Airbus Offers Short-Range A330 to Tap China’s Regional Demand

Airbus SAS will offer a shorter-range version of its twin-engine A330-300 airliner as the manufacturer seeks to tap demand from China for regional operations and extend the life of its 20-year-old model.

The variant will weigh 200 metric tons (440,900 pounds) or about 35 tons less than the standard jet, saving fuel, and incorporating cockpit upgrades from technologies used in the company’s double-decker A380 and the long-range A350, Airbus Chief Executive Officer Fabrice Bregier said today in Beijing.

Airbus has made various improvements to the A330, including a heavier variant, at 242 tons, to extend range or passenger capacity, and keep the program running longer than the company had originally thought possible. Airbus is making about 10 A330s a month and expects the model to remain in production until 2020.

“China will be one of the most important markets for this new A330 version,” Bregier told journalists. “This new lower-weight variant is optimized for domestic and regional routes in high-growth markets with large populations and concentrated traffic flows.” He predicted sales of several hundred A330-300s in coming years.

Airbus will be able to reduce the operating weight by getting rid of the crew rest area, unnecessary for shorter flights, reducing galleys, and having the plane carry less fuel.

“This makes perfect sense for Airbus, in that they don’t need to spend much on incremental improvements that will increase sales and make a good return on the investment, but it’s not going to move the world,” said Nick Cunningham, a managing partner at Agency Partners in London. “It’s a niche product and a niche market.”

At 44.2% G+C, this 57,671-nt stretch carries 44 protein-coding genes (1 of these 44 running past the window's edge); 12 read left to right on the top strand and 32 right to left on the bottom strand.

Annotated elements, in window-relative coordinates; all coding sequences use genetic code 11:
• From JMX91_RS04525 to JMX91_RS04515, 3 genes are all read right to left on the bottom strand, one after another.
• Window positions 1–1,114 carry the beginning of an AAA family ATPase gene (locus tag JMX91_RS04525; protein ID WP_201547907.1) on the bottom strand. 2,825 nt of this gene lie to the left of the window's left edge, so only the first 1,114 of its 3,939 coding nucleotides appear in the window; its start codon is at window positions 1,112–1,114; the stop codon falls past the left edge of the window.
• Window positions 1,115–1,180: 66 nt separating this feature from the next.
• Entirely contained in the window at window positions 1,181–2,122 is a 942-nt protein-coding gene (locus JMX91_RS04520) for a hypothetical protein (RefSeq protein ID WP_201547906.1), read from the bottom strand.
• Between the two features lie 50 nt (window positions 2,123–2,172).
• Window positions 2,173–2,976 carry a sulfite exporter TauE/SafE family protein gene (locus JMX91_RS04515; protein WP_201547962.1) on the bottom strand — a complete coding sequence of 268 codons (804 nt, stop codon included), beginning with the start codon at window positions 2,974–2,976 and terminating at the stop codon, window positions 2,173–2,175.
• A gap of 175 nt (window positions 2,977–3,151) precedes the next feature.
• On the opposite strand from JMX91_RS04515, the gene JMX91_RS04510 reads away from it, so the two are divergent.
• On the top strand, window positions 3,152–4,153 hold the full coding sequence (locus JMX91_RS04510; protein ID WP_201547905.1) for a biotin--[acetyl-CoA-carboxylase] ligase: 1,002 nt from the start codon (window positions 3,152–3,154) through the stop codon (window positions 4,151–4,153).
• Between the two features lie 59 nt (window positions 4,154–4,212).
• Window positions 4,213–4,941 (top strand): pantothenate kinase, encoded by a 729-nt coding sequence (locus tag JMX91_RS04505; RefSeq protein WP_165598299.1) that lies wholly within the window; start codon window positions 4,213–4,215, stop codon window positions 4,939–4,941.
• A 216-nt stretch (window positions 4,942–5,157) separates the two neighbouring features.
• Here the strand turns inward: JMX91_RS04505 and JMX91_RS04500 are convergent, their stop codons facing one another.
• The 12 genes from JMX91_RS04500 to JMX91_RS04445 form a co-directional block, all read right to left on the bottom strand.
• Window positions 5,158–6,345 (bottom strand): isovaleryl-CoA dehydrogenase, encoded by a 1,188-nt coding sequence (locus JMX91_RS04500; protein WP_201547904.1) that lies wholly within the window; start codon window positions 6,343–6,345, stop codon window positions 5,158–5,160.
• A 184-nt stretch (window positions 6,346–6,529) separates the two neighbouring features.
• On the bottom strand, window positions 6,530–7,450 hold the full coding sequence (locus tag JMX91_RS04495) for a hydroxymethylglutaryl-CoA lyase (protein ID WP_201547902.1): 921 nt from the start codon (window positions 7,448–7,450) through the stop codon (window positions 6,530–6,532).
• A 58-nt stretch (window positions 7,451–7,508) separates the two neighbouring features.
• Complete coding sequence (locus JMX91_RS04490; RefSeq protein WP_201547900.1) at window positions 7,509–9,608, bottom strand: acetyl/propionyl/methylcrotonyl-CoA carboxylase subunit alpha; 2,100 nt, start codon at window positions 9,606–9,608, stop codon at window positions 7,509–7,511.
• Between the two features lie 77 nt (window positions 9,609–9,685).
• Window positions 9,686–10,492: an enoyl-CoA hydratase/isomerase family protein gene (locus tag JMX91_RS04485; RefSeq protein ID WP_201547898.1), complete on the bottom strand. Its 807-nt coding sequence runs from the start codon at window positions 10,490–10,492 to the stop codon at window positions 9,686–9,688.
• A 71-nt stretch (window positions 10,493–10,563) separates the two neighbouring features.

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Boeing Co. is ramping up production of its 787 Dreamliner to 10 units a month. Airbus will be doing the same with its twin-engine A350, which enters service in 2014 and is expected to reach production of 10 a month by 2018, Bregier said. Those two models will largely ease the A330 from the market.

Introducing a more compact version of its A330 helps Airbus fill a gap between its biggest single-aisle airliner, the A321, and its wide-body program. Boeing’s 757, which is no longer in production, was popular with airlines for its similar size.

China is already the biggest national market for the A330, the Toulouse, France-based manufacturer’s most popular twin-aisle plane in service. A330s are widely used by Chinese carriers on domestic routes between big cities, including Beijing, Shanghai, Guangzhou and Chengdu.

While the current A330-300 has a range of 6,100 nautical miles (7,000 miles), seating 295 in a three-class layout, the new regional and domestic variant will be able to seat around 400 passengers on flights as long as 3,000 nautical miles.

— With assistance by Andrea Rothman, and Tian Ying

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